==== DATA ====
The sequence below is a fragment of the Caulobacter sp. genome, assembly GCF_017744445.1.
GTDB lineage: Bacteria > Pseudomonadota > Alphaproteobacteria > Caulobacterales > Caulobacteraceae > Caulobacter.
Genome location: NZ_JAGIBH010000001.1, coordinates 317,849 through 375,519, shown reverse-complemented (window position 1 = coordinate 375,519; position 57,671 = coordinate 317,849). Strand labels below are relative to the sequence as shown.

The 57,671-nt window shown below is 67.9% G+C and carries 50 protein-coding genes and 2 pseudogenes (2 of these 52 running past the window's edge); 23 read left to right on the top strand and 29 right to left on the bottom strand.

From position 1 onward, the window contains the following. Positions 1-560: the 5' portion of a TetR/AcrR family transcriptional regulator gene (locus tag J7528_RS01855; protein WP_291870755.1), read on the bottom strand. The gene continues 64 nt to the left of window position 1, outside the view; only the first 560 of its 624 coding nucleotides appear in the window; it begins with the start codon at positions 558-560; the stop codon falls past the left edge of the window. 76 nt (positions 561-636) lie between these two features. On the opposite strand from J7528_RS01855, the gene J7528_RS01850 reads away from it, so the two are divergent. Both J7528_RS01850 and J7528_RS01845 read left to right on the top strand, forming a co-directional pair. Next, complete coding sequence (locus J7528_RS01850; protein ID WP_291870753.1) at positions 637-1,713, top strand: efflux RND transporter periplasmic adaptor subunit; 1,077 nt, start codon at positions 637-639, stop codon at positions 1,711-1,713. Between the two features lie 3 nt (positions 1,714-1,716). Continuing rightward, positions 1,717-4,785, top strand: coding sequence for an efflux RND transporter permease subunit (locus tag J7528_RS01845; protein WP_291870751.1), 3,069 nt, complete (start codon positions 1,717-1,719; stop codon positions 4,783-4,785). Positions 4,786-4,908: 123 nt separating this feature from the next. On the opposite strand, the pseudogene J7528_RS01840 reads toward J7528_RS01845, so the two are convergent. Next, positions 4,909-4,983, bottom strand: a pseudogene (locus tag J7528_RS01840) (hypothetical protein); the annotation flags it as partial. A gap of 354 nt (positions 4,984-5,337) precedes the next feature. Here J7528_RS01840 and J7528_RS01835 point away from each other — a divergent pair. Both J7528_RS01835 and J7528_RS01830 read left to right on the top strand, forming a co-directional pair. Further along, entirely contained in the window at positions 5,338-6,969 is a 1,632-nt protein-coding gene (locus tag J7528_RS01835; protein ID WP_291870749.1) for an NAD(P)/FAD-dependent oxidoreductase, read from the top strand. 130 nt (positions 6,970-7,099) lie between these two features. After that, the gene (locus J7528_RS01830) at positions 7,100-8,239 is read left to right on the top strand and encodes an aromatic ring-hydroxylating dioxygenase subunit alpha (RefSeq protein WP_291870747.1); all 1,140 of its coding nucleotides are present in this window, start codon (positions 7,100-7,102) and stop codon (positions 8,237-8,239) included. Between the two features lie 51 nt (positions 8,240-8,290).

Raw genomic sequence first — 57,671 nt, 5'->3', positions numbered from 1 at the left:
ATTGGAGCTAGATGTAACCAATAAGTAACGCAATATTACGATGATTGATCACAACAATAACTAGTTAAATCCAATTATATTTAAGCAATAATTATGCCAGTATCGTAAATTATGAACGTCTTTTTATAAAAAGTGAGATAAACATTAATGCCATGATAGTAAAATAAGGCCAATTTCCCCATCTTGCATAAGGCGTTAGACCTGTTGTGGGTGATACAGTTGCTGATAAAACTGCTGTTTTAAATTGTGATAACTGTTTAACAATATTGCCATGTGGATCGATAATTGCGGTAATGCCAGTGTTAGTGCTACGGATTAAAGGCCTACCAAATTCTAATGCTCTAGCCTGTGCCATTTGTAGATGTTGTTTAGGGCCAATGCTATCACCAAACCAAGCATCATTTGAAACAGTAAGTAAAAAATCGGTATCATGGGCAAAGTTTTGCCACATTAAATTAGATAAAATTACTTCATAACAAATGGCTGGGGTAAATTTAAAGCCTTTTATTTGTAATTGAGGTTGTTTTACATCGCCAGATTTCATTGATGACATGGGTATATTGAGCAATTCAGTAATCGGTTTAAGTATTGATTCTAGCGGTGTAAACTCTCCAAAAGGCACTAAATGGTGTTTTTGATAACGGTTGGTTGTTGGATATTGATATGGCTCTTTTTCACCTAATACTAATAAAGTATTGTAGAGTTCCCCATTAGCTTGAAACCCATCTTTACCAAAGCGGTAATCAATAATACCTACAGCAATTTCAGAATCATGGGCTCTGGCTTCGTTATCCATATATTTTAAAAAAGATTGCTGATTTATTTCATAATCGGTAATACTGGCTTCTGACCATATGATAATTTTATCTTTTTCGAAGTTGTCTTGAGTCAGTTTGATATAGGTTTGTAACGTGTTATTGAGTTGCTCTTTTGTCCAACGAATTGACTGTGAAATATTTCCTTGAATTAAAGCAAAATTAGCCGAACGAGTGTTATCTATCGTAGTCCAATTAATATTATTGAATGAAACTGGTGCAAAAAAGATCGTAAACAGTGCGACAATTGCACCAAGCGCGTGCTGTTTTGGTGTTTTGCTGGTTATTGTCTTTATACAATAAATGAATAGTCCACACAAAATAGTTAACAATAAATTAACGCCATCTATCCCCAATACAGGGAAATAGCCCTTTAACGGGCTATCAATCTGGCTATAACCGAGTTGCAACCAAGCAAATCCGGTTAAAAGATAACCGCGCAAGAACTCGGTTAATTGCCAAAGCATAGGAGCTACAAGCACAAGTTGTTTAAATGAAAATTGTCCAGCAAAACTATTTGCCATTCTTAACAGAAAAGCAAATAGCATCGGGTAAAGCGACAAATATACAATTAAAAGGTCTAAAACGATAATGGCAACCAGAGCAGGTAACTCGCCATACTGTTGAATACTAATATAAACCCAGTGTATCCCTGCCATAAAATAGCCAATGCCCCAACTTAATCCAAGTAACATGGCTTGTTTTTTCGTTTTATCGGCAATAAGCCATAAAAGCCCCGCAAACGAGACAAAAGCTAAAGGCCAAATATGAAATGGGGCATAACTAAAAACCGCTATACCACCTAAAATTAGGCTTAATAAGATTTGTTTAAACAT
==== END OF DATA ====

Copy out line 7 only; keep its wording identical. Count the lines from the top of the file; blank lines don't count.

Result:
ATTGGAGCTAGATGTAACCAATAAGTAACGCAATATTACGATGATTGATCACAACAATAACTAGTTAAATCCAATTATATTTAAGCAATAATTATGCCAGTATCGTAAATTATGAACGTCTTTTTATAAAAAGTGAGATAAACATTAATGCCATGATAGTAAAATAAGGCCAATTTCCCCATCTTGCATAAGGCGTTAGACCTGTTGTGGGTGATACAGTTGCTGATAAAACTGCTGTTTTAAATTGTGATAACTGTTTAACAATATTGCCATGTGGATCGATAATTGCGGTAATGCCAGTGTTAGTGCTACGGATTAAAGGCCTACCAAATTCTAATGCTCTAGCCTGTGCCATTTGTAGATGTTGTTTAGGGCCAATGCTATCACCAAACCAAGCATCATTTGAAACAGTAAGTAAAAAATCGGTATCATGGGCAAAGTTTTGCCACATTAAATTAGATAAAATTACTTCATAACAAATGGCTGGGGTAAATTTAAAGCCTTTTATTTGTAATTGAGGTTGTTTTACATCGCCAGATTTCATTGATGACATGGGTATATTGAGCAATTCAGTAATCGGTTTAAGTATTGATTCTAGCGGTGTAAACTCTCCAAAAGGCACTAAATGGTGTTTTTGATAACGGTTGGTTGTTGGATATTGATATGGCTCTTTTTCACCTAATACTAATAAAGTATTGTAGAGTTCCCCATTAGCTTGAAACCCATCTTTACCAAAGCGGTAATCAATAATACCTACAGCAATTTCAGAATCATGGGCTCTGGCTTCGTTATCCATATATTTTAAAAAAGATTGCTGATTTATTTCATAATCGGTAATACTGGCTTCTGACCATATGATAATTTTATCTTTTTCGAAGTTGTCTTGAGTCAGTTTGATATAGGTTTGTAACGTGTTATTGAGTTGCTCTTTTGTCCAACGAATTGACTGTGAAATATTTCCTTGAATTAAAGCAAAATTAGCCGAACGAGTGTTATCTATCGTAGTCCAATTAATATTATTGAATGAAACTGGTGCAAAAAAGATCGTAAACAGTGCGACAATTGCACCAAGCGCGTGCTGTTTTGGTGTTTTGCTGGTTATTGTCTTTATACAATAAATGAATAGTCCACACAAAATAGTTAACAATAAATTAACGCCATCTATCCCCAATACAGGGAAATAGCCCTTTAACGGGCTATCAATCTGGCTATAACCGAGTTGCAACCAAGCAAATCCGGTTAAAAGATAACCGCGCAAGAACTCGGTTAATTGCCAAAGCATAGGAGCTACAAGCACAAGTTGTTTAAATGAAAATTGTCCAGCAAAACTATTTGCCATTCTTAACAGAAAAGCAAATAGCATCGGGTAAAGCGACAAATATACAATTAAAAGGTCTAAAACGATAATGGCAACCAGAGCAGGTAACTCGCCATACTGTTGAATACTAATATAAACCCAGTGTATCCCTGCCATAAAATAGCCAATGCCCCAACTTAATCCAAGTAACATGGCTTGTTTTTTCGTTTTATCGGCAATAAGCCATAAAAGCCCCGCAAACGAGACAAAAGCTAAAGGCCAAATATGAAATGGGGCATAACTAAAAACCGCTATACCACCTAAAATTAGGCTTAATAAGATTTGTTTAAACAT